Rector of the International Institute of Labor and Social Relations (MITSO) Valery TOLKACHEV speaks about prospects of for-fee education
The students that pursue science have a good chance to go to foreign scientific conferences at least once or twice a year. Anyone may have up to 10 scientific works published in the scientific and practical journal “Labor. Trade Unions. Society”, which is included in the list of editions of the Higher Certification Commission. This means all articles are taken into account when MITSO students defend doctoral theses or take examinations for the candidate degree. As for the equipment and facilities, all students use high-speed Internet and state-of-the-art computers. And with a library like ours anyone has great opportunities for self-perfecting.
— MITSO was established just over ten years ago, which is baby age for a university. Employers often prefer diplomas from older universities.
— Of course it is good if they are more than 300 years old. But I believe it would be archaic to divide universities into young and ancient. It all depends on its role in the system of higher education, its future and possibilities. To gain a status and authority you work for many years, and it takes a great effort to stand up to scrutiny. Our institute may be young and our students are few, but MITSO is flexible enough to react to slightest market demands. The professors are using the latest books and technologies. We have recently signed an agreement with the Italian Logistics Association based in Milan on theoretical exchange regarding fast delivery problems. In the foreign languages sector we cooperate with the King’s College London and plan to open a second language laboratory. As of now only the international economic relations department has two foreign languages on its curriculum, but next year we plan to introduce another foreign language at the international legal relations department. In future all of MITSO alumni will speak two foreign languages.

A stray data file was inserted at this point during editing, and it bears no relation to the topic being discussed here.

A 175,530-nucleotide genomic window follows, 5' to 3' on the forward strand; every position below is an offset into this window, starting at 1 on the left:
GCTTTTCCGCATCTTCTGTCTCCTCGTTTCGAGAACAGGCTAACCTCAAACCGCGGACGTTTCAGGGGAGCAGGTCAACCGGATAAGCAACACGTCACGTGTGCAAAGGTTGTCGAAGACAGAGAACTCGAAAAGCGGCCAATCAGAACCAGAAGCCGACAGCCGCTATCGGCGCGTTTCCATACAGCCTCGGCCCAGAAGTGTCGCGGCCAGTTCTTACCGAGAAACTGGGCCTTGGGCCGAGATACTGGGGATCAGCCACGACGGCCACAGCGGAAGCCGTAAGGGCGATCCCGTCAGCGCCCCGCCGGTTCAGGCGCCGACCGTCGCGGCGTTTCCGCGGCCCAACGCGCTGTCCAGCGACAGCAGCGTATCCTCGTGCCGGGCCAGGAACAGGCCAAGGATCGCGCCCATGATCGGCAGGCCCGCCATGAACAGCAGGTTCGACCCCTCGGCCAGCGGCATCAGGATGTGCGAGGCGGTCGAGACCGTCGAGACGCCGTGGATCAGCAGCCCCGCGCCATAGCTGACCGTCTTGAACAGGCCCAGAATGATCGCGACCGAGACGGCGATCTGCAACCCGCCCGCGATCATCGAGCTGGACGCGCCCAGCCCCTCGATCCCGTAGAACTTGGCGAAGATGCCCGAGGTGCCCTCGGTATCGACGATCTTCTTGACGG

The educational process is based on three key elements: modern knowledge, computer literacy and foreign languages. Any specialist that has been taught on the basis of these three components will always find a job. MITSO is aimed at training trade union leaders. Starting the second year we will teach our students how to be leaders and unite people. For the past ten years our key goal has been to help a young person to use opportunities and knowledge and find the right way in his or her life.